Farrah Fawcett, the "Charlie's Angels" star whose feathered blond hair and dazzling smile made her one of the biggest sex symbols of the 1970s, died Thursday after battling cancer, reports the AP's Bob Thomas. She was 62.
The pop icon, who in the 1980s set aside the fantasy girl image to tackle serious roles, died shortly before 9:30 a.m. in a Santa Monica hospital, spokesman Paul Bloch said.
Ryan O'Neal, the longtime companion who had reunited with Fawcett as she fought anal cancer, was at her side, along with close friend Alana Stewart, Bloch said.
"After a long and brave battle with cancer, our beloved Farrah has passed away," O'Neal said. "Although this is an extremely difficult time for her family and friends, we take comfort in the beautiful times that we shared with Farrah over the years and the knowledge that her life brought joy to so many people around the world."
Said Stewart: "There are no words to express the deep sense of loss that I feel. For 30 years Farrah was much more than a friend, she was my sister, and although I will miss her terribly I know in my heart that she will always be there as that angel on the shoulder of everyone who loved her."
Other "Charlie's Angels" stars paid tribute to Fawcett.
"Farrah had courage, she had strength, and she had faith. And now she has peace as she rests with the real angels," Jaclyn Smith said.
Said Cheryl Ladd: "She was incredibly brave, and God will be welcoming her with open arms."
Fawcett burst on the scene in 1976 as one-third of the crime-fighting trio in TV's "Charlie's Angels." A poster of her in a clingy swimsuit sold in the millions.
Her full, layered hairstyle became all the rage, with girls and women across America adopting the look.
She left the show after one season but had a flop on the big screen with "Somebody Killed Her Husband." She turned to more serious roles in the 1980s and 1990s, winning praise playing an abused wife in "The Burning Bed."
She had been diagnosed with cancer in 2006. As she underwent treatment, she enlisted the help of O'Neal, who was the father of her now 24-year-old son, Redmond.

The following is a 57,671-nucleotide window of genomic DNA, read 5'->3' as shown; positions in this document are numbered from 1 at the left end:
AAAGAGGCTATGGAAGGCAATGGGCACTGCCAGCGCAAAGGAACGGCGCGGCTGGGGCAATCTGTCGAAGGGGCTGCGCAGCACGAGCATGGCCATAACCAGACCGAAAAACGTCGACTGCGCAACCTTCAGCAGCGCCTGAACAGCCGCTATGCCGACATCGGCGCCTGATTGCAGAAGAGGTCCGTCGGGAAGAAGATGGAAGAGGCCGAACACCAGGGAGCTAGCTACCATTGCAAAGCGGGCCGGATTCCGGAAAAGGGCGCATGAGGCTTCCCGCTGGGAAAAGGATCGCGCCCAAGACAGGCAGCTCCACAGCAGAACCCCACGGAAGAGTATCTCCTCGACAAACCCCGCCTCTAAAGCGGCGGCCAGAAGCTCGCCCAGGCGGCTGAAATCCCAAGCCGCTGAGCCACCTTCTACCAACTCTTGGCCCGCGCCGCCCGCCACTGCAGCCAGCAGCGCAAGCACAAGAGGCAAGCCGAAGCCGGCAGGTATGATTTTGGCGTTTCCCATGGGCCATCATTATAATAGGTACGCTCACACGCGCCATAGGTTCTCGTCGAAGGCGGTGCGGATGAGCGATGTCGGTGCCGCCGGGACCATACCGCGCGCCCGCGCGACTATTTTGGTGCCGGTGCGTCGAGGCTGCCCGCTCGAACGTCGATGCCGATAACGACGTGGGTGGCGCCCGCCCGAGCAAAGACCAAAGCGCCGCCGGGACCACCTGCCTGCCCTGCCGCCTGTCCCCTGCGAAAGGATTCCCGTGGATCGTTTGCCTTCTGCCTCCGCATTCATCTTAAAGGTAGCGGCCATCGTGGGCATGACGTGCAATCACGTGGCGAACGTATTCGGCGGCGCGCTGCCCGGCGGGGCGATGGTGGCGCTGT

This month, O'Neal said he asked Fawcett to marry him and she agreed. They would wed "as soon as she can say yes," he said.
Her struggle with painful treatments and dispiriting setbacks was recorded in the television documentary "Farrah's Story." Fawcett sought cures in Germany as well as the United States, battling the disease with iron determination even as her body weakened. NBC estimated the May 15, 2009, broadcast drew nearly 9 million viewers.
In the documentary, Fawcett was seen shaving off most of her trademark locks before chemotherapy could claim them. Toward the end, she's seen huddled in bed, barely responding to a visit from her son.
Fawcett, Kate Jackson and Smith made up the original "Angels," the sexy, police-trained trio of martial arts experts who took their assignments from a rich, mysterious boss named Charlie (John Forsythe, who was never seen on camera but whose distinctive voice was heard on speaker phone.)
The program debuted in September 1976, the height of what some critics derisively referred to as television's "jiggle show" era, and it gave each of the actresses ample opportunity to show off their figures as they disguised themselves in bathing suits and as hookers and strippers to solve crimes.
Backed by a clever publicity campaign, Fawcett — then billed as Farrah Fawcett-Majors because of her marriage to "The Six Million Dollar Man" star Lee Majors — quickly became the most popular Angel of all.
"She was an angel on Earth and now an angel forever," Majors said Thursday.
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